Thursday, March 12, 2009

My Immortal Protector by Jen Holling

Title: My Immortal Protector
Author: Jen Holling

Type: Scottish Historical / Paranormal (half and half)
Published: 2008

Blurb: A fiery witch able to communicate with animals, Deidra MacKay longs to relinquish her powers -- they bring her nothing but misfortune and danger. So when she learns that years ago, her ancestors signed a blood pact with a vampire, cursing the MacKay clan with witchcraft, she presumes that a member of the undead can also take her magic away. So she embarks on a quest to find the one who can hopefully ease her misery.

An embittered and crippled Scotsman, Stephen Ross lives as a recluse -- hiding from the world in a dreary castle. But when the intriguing and adorable Deidra arrives at his door hoping he is a vampire, he is intoxicated and aroused by her company. He joins her on her journey, hoping a vampire's magic might also heal his wounds -- and soon finds himself enraptured in the heat of passion with Deidra, an affair that could put both their lives at stake.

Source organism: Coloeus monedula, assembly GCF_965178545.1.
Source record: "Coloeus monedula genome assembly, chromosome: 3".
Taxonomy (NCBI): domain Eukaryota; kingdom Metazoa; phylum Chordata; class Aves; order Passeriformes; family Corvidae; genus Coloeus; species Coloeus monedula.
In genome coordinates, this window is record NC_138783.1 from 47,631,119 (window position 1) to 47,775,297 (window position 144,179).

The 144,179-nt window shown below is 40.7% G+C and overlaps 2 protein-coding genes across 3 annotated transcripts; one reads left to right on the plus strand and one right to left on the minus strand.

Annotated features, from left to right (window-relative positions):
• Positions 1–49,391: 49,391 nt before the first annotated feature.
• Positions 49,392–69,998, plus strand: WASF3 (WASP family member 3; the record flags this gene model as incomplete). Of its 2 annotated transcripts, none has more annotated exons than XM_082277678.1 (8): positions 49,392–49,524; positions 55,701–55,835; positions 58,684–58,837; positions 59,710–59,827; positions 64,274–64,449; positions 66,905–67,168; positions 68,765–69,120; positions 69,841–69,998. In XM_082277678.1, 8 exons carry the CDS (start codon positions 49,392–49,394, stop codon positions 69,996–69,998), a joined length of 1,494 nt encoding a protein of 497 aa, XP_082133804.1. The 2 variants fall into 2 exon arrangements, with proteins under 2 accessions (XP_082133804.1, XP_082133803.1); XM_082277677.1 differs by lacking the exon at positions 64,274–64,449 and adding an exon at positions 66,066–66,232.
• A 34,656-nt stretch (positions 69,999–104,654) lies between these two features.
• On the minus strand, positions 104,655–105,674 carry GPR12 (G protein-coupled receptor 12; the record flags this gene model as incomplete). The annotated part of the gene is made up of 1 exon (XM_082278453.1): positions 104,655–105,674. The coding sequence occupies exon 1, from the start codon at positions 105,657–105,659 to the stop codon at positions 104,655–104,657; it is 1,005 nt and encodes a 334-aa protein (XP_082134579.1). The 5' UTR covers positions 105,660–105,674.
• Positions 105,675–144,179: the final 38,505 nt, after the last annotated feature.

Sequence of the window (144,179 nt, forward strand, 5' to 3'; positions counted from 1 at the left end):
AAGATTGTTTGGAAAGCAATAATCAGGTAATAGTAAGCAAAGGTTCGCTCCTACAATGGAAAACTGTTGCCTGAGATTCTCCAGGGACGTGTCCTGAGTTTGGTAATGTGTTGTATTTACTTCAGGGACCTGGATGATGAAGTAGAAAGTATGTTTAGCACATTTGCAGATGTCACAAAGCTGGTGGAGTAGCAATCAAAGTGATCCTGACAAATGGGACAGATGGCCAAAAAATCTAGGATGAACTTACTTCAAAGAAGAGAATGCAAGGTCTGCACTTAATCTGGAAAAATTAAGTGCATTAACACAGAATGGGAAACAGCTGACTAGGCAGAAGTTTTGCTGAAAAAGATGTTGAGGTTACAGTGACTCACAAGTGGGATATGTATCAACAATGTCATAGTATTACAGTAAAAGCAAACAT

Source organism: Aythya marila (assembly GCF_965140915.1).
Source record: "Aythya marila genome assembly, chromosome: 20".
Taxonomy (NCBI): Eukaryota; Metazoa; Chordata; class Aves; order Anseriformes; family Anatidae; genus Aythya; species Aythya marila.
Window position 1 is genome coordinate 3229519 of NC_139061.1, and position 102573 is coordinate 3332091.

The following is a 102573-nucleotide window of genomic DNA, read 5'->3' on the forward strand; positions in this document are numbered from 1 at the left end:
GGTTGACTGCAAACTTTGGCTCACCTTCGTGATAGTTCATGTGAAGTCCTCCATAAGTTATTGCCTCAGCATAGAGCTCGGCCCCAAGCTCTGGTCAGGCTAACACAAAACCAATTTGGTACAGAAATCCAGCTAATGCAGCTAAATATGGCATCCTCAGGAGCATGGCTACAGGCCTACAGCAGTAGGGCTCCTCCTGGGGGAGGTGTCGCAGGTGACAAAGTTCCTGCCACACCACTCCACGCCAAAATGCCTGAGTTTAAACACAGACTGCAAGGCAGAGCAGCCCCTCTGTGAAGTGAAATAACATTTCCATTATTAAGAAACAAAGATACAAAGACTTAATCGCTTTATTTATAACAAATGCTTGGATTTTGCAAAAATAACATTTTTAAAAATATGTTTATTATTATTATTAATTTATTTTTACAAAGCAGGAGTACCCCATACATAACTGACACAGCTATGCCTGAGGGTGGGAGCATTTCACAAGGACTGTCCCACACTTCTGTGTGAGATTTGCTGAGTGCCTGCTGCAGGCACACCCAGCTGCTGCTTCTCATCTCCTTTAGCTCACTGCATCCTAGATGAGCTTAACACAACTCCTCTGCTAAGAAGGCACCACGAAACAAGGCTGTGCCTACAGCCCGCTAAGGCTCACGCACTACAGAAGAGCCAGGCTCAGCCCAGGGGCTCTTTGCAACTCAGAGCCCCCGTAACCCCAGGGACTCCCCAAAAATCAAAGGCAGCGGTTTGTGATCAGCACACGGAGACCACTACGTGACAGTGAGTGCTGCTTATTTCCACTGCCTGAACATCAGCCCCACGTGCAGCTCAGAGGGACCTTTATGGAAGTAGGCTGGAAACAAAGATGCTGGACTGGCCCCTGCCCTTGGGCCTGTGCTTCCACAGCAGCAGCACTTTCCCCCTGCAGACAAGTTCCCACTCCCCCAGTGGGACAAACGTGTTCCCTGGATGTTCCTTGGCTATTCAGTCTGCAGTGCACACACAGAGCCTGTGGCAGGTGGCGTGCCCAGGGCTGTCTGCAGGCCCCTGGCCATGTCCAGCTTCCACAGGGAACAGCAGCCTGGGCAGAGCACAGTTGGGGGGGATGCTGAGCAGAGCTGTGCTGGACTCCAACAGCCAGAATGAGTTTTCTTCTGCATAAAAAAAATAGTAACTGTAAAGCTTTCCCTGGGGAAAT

Why: Couple months back, I read My Wicked Highlander by Holling. Liked it enough to consider reading the rest of the series (the MacDonell Brides). JenB commented that she had just finished and liked My Immortal Protector--a spinoff in the same series and much more recent. She graciously sent it on to me (thanks again JenB!) and I finished it this week.

Thoughts: Really, really torn. I adored the first half of the book. And was terribly disappointed in the last half.

First Half:

Holling's characterization was fabulous and, as a result, the romance was engaging and delightful. Both hero and heroine are flawed and both are self-determined, part-time outcasts. He has squirreled himself away in the mountains, but maintains a staff and dutifully corresponds with family and friends. She--gifted with the ability to talk with animals--has purposefully shut them out and lives every day in complete denial of who she is--a witch, ruthlessly hunted by a lunatic.

He is not at all what you expect and she is far stronger than you can imagine. Together, through trial and error, they arrive at a dialogue or banter that is frank and unapologetic. Holling is so clever on this point. She doesn't give us just confident wise-acres. Nor does she give us just sensitive, damaged souls. She gives us layers, depth--characters who are unafraid to speak their mind but emotionally vulnerable to any rebuttal. I could feel the character and relationship growth here. It was palpable and I was enthralled.

I remained enthralled despite the book's scarier moments--where the heroine falls into the hands of the lunatic. Torture or suggested torture is always a look-away moment for me. Can't stomach it. Here, I cared too much about the characters to look away. Skim a tiny, tiny bit, yes; but not totally abandon her. Really, these made for some of the most powerful scenes.

Second half: